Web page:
Before Paula Deen was exposed for being racist and ignorant, I made tons of her recipes. One of my favorites was her homemade apple pie recipe (which included her recipe for a homemade crust). This is a classic southern recipe with shortening and butter. I tried to lighten it up and make it healthier by using wheat flour for the crust, but it just wasn’t as good. Serve it a la mode with vanilla ice cream on top.
the city I call home has
a terrible nickname: hotlanta.
like all slang, it was popularized
by white people who genuinely
thought it was cool long after it wasn’t.
the city I call home has
streets all named peachtree
which intersect a sprawling grid
that defies logic in its layout,
confusing drivers & bikers alike.
the city I call home has
the best parts of the deep south
(soul food, whiskey bars, & friendly residents)
without (as many) willfully ignorant people
outside the bourgey neighborhoods.
at age ten,
a weasel-faced blonde boy calls you fat
because you consistently get
better grades than him
& insists a brown girl doesn’t belong
at a school with (superior) white kids.
you quip that you live in
a nicer neighborhood than his,
but the real reason you’re better than him
is that he’ll always be a covetous jerk.
at age twelve,
a freckled ginger boy scrubs your arms
with a pool brush after swim practice
& claims that he thought the white splotches
(of sunburn) on your dark skin was dirt.
you shove him into the pool
& watch him sputter,
coughing water in surprise.
your coach’s punishment is that
you have to swim extra (victory) laps.
at age fourteen,
a thin brunette girl snidely snickers,
“you’re not pretty. you’re cute like hello kitty.”
you weren’t allowed to wear makeup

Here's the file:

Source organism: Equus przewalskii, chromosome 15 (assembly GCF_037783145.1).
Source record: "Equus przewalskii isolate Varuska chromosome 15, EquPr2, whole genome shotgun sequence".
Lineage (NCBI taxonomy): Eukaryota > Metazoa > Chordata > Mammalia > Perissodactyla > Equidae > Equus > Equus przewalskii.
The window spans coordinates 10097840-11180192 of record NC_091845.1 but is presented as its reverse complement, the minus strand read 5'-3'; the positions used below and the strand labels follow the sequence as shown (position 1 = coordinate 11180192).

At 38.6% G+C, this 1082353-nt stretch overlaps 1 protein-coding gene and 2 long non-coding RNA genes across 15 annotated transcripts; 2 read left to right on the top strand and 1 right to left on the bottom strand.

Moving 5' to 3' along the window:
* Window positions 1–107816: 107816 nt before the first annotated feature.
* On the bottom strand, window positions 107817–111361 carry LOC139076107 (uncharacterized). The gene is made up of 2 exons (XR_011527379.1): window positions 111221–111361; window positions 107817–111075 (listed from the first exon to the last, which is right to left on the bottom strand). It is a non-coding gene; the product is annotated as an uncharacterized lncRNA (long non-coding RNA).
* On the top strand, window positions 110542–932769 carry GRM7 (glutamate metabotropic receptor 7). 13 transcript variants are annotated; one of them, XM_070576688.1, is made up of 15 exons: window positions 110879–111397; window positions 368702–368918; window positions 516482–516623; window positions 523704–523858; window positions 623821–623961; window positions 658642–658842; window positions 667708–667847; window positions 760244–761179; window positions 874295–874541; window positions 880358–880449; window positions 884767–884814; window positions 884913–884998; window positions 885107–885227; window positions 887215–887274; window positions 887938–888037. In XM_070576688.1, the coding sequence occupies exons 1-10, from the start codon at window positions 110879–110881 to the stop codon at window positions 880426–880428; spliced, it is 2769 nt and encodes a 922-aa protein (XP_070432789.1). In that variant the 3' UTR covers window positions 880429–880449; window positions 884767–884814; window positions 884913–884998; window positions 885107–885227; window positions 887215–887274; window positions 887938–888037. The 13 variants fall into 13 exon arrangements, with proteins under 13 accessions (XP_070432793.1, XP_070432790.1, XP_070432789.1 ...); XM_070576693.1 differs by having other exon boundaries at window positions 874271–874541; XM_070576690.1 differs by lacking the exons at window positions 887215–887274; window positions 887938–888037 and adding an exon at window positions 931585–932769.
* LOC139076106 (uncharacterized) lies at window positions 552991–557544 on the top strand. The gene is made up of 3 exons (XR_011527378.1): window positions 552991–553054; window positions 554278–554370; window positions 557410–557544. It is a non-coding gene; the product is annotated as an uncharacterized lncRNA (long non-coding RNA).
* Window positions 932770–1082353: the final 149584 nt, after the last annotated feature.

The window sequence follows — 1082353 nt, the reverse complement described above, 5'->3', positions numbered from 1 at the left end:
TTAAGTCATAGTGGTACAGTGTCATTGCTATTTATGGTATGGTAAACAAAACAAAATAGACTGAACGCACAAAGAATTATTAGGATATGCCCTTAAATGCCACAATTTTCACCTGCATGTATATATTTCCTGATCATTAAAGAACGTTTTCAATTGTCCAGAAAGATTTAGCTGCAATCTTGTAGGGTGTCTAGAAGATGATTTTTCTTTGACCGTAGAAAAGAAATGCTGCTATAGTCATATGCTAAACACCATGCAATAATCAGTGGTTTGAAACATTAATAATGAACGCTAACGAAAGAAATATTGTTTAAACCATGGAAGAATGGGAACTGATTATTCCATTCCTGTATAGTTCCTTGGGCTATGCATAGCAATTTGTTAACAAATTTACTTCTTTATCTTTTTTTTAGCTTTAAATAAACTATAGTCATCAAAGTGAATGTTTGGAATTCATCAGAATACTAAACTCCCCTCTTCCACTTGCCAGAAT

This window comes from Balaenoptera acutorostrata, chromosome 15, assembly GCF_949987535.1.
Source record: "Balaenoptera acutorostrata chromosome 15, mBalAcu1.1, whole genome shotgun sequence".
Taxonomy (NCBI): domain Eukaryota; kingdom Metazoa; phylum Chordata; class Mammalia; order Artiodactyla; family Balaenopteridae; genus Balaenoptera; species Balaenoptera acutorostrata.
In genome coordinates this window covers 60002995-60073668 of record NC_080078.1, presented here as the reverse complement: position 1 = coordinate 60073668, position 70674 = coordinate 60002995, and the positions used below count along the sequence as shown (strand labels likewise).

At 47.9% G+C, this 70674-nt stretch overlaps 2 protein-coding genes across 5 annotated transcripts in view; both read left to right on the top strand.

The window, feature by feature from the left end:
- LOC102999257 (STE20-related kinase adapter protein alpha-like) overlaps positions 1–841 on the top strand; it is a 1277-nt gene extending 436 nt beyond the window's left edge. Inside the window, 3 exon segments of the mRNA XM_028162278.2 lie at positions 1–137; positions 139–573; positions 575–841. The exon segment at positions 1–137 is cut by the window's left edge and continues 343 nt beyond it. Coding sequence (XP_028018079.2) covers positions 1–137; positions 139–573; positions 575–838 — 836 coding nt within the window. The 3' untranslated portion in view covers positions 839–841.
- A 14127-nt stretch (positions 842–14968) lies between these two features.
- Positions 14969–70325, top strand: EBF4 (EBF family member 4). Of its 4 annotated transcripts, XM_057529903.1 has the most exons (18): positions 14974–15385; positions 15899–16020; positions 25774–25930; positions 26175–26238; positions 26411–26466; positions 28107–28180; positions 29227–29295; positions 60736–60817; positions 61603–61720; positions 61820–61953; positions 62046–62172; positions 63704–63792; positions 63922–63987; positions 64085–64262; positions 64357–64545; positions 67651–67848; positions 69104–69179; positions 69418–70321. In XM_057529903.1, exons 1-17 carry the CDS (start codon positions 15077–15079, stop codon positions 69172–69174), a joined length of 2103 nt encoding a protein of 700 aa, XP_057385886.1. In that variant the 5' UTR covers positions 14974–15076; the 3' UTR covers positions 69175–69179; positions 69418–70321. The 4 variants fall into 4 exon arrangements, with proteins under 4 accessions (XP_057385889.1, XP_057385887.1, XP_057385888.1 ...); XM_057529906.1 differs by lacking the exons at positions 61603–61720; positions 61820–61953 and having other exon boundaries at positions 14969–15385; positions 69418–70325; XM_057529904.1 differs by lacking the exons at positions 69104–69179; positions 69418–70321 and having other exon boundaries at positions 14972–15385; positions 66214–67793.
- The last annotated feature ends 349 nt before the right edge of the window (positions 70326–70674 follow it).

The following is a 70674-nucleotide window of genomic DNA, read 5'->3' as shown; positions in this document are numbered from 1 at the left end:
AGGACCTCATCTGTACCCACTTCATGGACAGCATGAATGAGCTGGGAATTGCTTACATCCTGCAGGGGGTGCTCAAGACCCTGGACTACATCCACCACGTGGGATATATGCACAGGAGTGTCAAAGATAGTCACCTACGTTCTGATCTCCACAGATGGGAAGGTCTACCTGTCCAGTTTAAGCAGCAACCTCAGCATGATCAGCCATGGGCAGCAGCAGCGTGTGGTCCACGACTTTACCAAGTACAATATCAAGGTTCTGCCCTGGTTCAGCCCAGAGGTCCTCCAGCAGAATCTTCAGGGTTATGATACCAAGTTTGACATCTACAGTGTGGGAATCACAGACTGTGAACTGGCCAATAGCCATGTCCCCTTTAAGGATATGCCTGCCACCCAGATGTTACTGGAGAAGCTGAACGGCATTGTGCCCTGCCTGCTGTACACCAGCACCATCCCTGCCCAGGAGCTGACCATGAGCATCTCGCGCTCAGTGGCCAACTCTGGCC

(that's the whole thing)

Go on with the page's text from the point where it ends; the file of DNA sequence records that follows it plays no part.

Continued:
or dress like her eighteen-year-old sister.
after braces straighten your crooked teeth
& your only growth spurt sheds baby fat,
you decline her offer to be friends —
even then, you’d rather be alone than have
catty friends you didn’t like (& vice-versa).
at age sixteen,
(until almost a decade following)
a parade of basic white guys marvel
over the fact that you’re the first Asian girl
they’ve admired who defies stereotypes —
you’ve inherited your mother’s feistiness
& your father’s no bullshit attitude.
though your temperament mellows over the years,
you loudly continue to refuse to be fetishized
& mock white guys who should check their privilege.
at age twenty-three,
your handsome ivorian friend becomes more.
you’ll never look like models in magazines,
but you’ve learned to appreciate that
your black hair is unruly
& your skin’s base tone is deep tan.
the ways that you look different
no longer (solely) define you.
he knows all of you & loves you
because of (not in spite of) it.
don’t scream or reason.
all misogynists just
when someone says,
“I don’t see color.”
she asserts (colorblindness)
that she isn’t racist.
instead, she means,
a(n inherent) part of you
because I can’t relate.”